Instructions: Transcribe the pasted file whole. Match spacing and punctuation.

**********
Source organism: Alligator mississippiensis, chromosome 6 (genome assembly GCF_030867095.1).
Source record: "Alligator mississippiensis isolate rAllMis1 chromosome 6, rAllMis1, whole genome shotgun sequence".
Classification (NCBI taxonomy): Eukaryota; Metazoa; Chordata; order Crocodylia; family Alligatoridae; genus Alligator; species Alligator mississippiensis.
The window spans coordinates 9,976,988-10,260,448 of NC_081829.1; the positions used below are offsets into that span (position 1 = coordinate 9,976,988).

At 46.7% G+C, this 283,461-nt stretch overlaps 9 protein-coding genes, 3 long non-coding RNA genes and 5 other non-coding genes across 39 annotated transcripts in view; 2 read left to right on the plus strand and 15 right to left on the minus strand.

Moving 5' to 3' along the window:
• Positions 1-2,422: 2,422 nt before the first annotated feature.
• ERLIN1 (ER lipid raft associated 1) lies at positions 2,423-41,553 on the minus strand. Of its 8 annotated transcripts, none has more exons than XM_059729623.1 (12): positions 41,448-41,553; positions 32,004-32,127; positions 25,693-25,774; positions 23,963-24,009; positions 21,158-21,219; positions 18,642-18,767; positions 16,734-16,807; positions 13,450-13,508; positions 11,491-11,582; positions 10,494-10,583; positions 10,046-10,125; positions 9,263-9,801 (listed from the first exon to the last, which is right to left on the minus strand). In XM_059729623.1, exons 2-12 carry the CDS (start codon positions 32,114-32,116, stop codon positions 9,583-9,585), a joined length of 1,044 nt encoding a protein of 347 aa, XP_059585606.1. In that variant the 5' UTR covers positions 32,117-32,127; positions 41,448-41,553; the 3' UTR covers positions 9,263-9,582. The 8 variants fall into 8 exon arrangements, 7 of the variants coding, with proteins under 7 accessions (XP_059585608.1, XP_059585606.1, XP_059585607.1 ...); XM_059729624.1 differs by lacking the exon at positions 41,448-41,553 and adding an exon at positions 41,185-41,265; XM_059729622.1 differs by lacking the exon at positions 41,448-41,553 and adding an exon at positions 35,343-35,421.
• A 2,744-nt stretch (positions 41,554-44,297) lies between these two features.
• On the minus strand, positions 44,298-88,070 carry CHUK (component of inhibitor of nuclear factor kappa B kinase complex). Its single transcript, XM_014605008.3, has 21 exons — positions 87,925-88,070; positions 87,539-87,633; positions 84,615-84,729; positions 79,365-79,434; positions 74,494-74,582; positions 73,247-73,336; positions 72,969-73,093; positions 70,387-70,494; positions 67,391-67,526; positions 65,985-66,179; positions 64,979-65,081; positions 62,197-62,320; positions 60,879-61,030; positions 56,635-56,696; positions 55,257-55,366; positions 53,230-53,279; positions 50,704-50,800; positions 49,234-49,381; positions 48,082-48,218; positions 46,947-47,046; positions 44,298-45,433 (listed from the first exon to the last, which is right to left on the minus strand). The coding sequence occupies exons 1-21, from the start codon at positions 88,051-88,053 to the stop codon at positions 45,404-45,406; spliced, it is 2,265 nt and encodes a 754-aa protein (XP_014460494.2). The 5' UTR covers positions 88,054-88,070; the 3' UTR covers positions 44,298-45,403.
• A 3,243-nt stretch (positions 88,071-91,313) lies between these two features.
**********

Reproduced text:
Source organism: Alligator mississippiensis, chromosome 6 (genome assembly GCF_030867095.1).
Source record: "Alligator mississippiensis isolate rAllMis1 chromosome 6, rAllMis1, whole genome shotgun sequence".
Classification (NCBI taxonomy): Eukaryota; Metazoa; Chordata; order Crocodylia; family Alligatoridae; genus Alligator; species Alligator mississippiensis.
The window spans coordinates 9,976,988-10,260,448 of NC_081829.1; the positions used below are offsets into that span (position 1 = coordinate 9,976,988).

At 46.7% G+C, this 283,461-nt stretch overlaps 9 protein-coding genes, 3 long non-coding RNA genes and 5 other non-coding genes across 39 annotated transcripts in view; 2 read left to right on the plus strand and 15 right to left on the minus strand.

Moving 5' to 3' along the window:
• Positions 1-2,422: 2,422 nt before the first annotated feature.
• ERLIN1 (ER lipid raft associated 1) lies at positions 2,423-41,553 on the minus strand. Of its 8 annotated transcripts, none has more exons than XM_059729623.1 (12): positions 41,448-41,553; positions 32,004-32,127; positions 25,693-25,774; positions 23,963-24,009; positions 21,158-21,219; positions 18,642-18,767; positions 16,734-16,807; positions 13,450-13,508; positions 11,491-11,582; positions 10,494-10,583; positions 10,046-10,125; positions 9,263-9,801 (listed from the first exon to the last, which is right to left on the minus strand). In XM_059729623.1, exons 2-12 carry the CDS (start codon positions 32,114-32,116, stop codon positions 9,583-9,585), a joined length of 1,044 nt encoding a protein of 347 aa, XP_059585606.1. In that variant the 5' UTR covers positions 32,117-32,127; positions 41,448-41,553; the 3' UTR covers positions 9,263-9,582. The 8 variants fall into 8 exon arrangements, 7 of the variants coding, with proteins under 7 accessions (XP_059585608.1, XP_059585606.1, XP_059585607.1 ...); XM_059729624.1 differs by lacking the exon at positions 41,448-41,553 and adding an exon at positions 41,185-41,265; XM_059729622.1 differs by lacking the exon at positions 41,448-41,553 and adding an exon at positions 35,343-35,421.
• A 2,744-nt stretch (positions 41,554-44,297) lies between these two features.
• On the minus strand, positions 44,298-88,070 carry CHUK (component of inhibitor of nuclear factor kappa B kinase complex). Its single transcript, XM_014605008.3, has 21 exons — positions 87,925-88,070; positions 87,539-87,633; positions 84,615-84,729; positions 79,365-79,434; positions 74,494-74,582; positions 73,247-73,336; positions 72,969-73,093; positions 70,387-70,494; positions 67,391-67,526; positions 65,985-66,179; positions 64,979-65,081; positions 62,197-62,320; positions 60,879-61,030; positions 56,635-56,696; positions 55,257-55,366; positions 53,230-53,279; positions 50,704-50,800; positions 49,234-49,381; positions 48,082-48,218; positions 46,947-47,046; positions 44,298-45,433 (listed from the first exon to the last, which is right to left on the minus strand). The coding sequence occupies exons 1-21, from the start codon at positions 88,051-88,053 to the stop codon at positions 45,404-45,406; spliced, it is 2,265 nt and encodes a 754-aa protein (XP_014460494.2). The 5' UTR covers positions 88,054-88,070; the 3' UTR covers positions 44,298-45,403.
• A 3,243-nt stretch (positions 88,071-91,313) lies between these two features.